Crisp late autumn nights are the perfect time to sit between a warm heater and a cold canal for some early supper.
Like any college town, Berkeley is beset with pizza joints. Almost all of them offer a delicious slice, but a lot of those slices are, well, not really pizza. Deep dish so thick and dense that knife and fork are mandatory? All-organic cheese detonation without sauce? Pizza bagel? All of these can be mouth-watering under the right conditions, but quintessential crispy-yet-foldable slice of (New-York-inspired) pizza is found at Arinell’s in downtown Berkeley. The venue matches the food.
Aki is a tiny Japanese restaurant just north of the University of California’s campus, and it was my regular Friday lunch spot with my Decaseconds co-author, Brendan. That corner booth in the back (the one drenched in noontime sunshine) was the very place that the idea and name for Decaseconds were born. Over a steaming dish of katsudon, we hashed out the idea. When I began photography, I captured moments very much in the present, but in looking back to this image (and giving it a processing tweak here and there), I’m exploring my new ability to travel back through time to places and experiences past. That warm corner is one of contemplative nostalgia.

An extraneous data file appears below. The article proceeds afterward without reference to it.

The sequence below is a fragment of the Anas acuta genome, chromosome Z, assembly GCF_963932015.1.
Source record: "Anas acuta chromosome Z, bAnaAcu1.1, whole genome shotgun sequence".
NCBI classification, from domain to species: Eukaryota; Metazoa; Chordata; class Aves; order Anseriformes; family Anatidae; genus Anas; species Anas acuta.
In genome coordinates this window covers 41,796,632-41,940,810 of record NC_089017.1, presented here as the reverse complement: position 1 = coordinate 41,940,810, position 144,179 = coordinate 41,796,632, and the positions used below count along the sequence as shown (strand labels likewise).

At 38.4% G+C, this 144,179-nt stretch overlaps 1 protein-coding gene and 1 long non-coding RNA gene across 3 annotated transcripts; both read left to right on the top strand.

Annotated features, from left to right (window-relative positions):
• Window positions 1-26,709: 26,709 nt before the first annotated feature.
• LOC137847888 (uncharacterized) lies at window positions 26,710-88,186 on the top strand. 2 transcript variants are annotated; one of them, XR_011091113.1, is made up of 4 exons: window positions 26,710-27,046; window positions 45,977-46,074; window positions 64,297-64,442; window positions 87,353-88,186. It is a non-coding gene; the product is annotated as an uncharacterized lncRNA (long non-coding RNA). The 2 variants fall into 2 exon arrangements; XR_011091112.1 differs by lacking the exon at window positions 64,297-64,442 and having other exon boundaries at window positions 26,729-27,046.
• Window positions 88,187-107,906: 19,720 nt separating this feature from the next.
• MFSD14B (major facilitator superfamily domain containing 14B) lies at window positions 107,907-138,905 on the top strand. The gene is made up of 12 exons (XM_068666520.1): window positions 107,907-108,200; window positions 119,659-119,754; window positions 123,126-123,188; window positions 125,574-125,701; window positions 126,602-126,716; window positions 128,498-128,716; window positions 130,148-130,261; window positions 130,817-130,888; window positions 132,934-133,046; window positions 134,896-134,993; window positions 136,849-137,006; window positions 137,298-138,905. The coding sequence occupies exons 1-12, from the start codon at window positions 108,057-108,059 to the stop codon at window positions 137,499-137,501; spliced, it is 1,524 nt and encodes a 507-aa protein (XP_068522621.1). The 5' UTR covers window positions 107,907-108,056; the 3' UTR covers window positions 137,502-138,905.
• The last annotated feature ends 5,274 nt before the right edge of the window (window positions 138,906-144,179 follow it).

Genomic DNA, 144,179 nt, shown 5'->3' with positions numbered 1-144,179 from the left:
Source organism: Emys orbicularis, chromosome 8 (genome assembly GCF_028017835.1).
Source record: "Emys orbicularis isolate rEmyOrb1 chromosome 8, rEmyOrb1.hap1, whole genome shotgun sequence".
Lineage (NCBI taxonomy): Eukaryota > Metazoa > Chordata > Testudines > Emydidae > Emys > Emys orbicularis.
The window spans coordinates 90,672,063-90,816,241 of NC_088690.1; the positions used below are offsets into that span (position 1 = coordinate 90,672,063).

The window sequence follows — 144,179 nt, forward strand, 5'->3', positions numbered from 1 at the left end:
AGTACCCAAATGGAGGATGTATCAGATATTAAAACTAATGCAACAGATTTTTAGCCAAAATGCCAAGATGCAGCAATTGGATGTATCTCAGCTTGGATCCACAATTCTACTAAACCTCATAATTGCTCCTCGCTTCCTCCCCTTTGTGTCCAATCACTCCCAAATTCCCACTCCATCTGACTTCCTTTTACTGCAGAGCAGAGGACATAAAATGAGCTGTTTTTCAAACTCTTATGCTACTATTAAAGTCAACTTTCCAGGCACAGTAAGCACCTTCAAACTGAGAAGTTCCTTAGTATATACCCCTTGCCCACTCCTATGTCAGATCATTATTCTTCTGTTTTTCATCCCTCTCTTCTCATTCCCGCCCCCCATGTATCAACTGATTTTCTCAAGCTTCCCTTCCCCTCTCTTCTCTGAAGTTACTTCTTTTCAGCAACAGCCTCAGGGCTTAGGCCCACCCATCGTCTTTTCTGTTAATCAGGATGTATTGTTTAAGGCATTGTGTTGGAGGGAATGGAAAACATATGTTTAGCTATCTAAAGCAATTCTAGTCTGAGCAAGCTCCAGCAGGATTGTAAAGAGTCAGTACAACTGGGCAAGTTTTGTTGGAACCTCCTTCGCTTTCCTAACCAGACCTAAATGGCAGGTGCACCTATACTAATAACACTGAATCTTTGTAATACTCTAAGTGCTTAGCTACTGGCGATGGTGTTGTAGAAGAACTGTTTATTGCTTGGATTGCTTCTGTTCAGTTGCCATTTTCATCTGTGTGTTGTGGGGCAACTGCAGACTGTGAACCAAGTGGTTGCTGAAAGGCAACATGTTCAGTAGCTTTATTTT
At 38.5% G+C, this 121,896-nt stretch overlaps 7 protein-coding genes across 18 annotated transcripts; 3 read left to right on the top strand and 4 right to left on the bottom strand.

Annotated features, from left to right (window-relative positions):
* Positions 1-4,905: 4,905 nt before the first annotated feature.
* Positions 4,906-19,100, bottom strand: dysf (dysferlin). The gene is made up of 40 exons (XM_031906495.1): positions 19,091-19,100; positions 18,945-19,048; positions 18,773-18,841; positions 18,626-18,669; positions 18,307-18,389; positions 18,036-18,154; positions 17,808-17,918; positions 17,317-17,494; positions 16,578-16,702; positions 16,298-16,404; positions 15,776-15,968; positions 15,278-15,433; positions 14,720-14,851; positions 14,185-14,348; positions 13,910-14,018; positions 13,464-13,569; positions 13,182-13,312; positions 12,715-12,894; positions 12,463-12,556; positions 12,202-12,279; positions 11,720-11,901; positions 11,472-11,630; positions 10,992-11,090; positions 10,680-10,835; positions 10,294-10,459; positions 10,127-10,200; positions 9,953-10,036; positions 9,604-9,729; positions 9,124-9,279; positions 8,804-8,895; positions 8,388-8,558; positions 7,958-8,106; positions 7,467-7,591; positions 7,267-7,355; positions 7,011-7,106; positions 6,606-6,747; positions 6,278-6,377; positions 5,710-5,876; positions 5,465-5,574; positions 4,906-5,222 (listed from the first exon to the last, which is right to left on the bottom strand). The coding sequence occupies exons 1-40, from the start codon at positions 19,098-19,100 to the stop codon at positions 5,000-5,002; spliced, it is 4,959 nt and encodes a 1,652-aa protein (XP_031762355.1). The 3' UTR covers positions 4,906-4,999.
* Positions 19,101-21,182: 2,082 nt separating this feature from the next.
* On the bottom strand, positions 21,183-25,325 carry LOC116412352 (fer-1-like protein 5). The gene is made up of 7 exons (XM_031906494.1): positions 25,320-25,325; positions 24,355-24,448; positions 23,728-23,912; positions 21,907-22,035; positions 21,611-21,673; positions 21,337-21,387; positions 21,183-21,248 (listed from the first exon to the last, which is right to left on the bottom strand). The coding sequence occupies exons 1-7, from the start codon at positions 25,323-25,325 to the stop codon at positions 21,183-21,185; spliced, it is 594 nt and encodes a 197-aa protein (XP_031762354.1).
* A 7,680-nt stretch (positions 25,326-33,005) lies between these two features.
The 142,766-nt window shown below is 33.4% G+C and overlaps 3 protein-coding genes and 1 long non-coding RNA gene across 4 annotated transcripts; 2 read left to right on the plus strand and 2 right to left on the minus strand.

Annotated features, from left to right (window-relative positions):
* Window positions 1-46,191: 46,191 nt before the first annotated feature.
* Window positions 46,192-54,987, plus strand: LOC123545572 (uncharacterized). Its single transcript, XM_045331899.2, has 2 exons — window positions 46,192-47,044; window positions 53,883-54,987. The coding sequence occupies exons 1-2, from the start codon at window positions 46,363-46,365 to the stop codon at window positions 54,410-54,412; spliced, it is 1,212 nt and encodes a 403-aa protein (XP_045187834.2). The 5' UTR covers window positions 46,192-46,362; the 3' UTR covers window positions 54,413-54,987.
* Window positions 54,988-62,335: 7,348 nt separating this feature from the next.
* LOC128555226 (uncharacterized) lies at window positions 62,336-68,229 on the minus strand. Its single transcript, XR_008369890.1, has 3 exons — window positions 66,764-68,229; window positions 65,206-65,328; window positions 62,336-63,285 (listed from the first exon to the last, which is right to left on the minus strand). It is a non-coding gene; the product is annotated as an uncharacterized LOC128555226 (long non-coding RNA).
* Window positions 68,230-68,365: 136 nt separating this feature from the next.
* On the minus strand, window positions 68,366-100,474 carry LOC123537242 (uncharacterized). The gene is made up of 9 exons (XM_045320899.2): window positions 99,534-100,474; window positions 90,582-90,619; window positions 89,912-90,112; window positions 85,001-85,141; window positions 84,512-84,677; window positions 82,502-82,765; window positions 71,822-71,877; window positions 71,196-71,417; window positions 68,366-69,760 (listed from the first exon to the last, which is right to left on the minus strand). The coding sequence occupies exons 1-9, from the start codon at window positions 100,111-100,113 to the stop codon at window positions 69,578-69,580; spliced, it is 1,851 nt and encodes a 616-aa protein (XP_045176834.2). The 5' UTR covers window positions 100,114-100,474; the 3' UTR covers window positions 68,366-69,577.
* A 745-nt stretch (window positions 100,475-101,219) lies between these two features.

Spending the past decade in urban environs, easy access to cuisine from outside the European canon was always a given. When I arrived in the North Country, I was ready for the snow—but perhaps not for the near-total absence of food from Asian cuisines. Just up the road from Dave’s II (which I’ve photographed previously) is No. A-1 Oriental Kitchen, which seems to satisfy every preconception of what a Chinese food restaurant in New York might be (according to twentieth-century American cinema.)
The experience of a hot dog stand: the cascading sizzles, the protein-heavy meat smells, the… decades of libertarian literature taped to the walls? Top Dog is a Berkeley institution known as much for their politics as their delicious food. I particularly enjoyed lunch here during the time that the staff was working their way through the entirety of Star Trek on DVD as they cooked.